January 18, 2008


The Church by Grandma Moses

Four million Americans have Alzheimer's Disease ( AD) and this could increase to more than 14 million in the next few decades. A cure has not been found and so prevention is the next best thing. Such things as eating healthy and keeping your mind and body active are important.

According to a recent study from the American academy of Neurology, "people who kept active physically or mentally -through hobbies such as gardening, exercise, reading, painting, or playing board games - were less likely to develop AD later in life than those who engaged in "passive" activities, like watching television and attending church. "

Grandma Moses had it right. She took up painting at the age of 67 and continued it to her death at 101. Picasso also had a rather long and interesting life, as do many artists . Monet was both an avid artist and gardener that lived to a ripe old age.

I'm reading an interesting book by Dr. Gene Cohen, The Creative Age : Awakening Human Potential in the Second Half of Life. Dr. Cohen is a pioneer in studying the link between creativity and its effect on the way the human brain ages and this is his first book on the subject.

He and his researchers found marked improvement in the overall health of those who took part in intensive creative activities. It appears that such stimulation leads to a boost in the immune system.

I'm not advocating that you jump on a treadmill and do the New York Times crossword puzzle at the same time. Just get off the couch and do something creative would be a good start.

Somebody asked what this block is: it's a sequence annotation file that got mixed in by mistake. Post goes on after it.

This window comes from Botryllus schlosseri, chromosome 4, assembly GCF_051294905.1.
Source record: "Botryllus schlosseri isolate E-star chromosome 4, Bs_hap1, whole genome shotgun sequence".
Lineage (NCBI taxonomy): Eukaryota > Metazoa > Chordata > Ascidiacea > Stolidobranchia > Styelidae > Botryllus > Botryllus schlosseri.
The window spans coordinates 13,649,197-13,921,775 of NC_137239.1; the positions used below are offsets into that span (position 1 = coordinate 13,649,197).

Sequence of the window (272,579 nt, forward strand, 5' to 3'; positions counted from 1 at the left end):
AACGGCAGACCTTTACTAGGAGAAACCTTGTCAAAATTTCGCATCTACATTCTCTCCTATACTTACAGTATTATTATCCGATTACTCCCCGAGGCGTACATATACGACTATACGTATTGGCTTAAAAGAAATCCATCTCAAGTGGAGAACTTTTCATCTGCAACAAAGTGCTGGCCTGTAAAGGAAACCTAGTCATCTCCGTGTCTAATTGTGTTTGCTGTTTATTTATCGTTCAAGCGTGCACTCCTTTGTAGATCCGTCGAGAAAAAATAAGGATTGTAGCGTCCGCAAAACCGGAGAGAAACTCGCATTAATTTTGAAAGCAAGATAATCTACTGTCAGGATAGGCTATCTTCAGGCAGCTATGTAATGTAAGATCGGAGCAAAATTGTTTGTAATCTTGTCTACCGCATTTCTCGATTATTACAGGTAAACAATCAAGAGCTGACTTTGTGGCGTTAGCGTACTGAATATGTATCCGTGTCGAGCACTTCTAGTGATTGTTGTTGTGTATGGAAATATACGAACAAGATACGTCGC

I think that this book will at least change some people's way of thinking about us old geezers. Used to be if an old person did something outstanding or even just okay folks would remark that they did it " despite their age. " Now maybe they'll realize they did it because of their age.

When the youngun's at the garden center offer to help me load up 50 lb. bags of mulch they look at me with astonishment when I reply " Not unless you're going with me and help me landscape. "


  1. This is such encouraging news, but definitely not surprising. My aunt, who is pushing 80, has never been as creative as she has in the last 5 years. She has become an accomplished watercolorist, selling her artwork & having it on public display. (She also gardens & does community theater.) She's my role model. I hope I have half that much energy when I reach that age.

  2. I'm glad you have a great role model in your aunt. All that creativity will no doubt keep her here a little longer.

  3. I love it, More than once I have freaked out people because of my strength. I just got back from my mall-walk, as much as I hate walking in that sterile environment, I have to be ready when Spring rolls around!

  4. Somewhat related, I got the warm fluffies when I recently designed a poster for a local African-American Cultural Center.

    We took a watercolor by an artist, created a limited-edition poster and sold 20 of them for $145 a piece. From the success of the poster, the artist has been invited to exhibit his work in our local Science Museum. He's never sold a piece before and has not painted in years.

    Because of the renewed interest in his work, at 85, he's starting to paint again!

  5. Love this post. Very apropos and you related it to gardening too. This is an article in the making.

  6. Thanks for that inspiring story, Jim. That is incredible !

    Dee, thanks for your comment.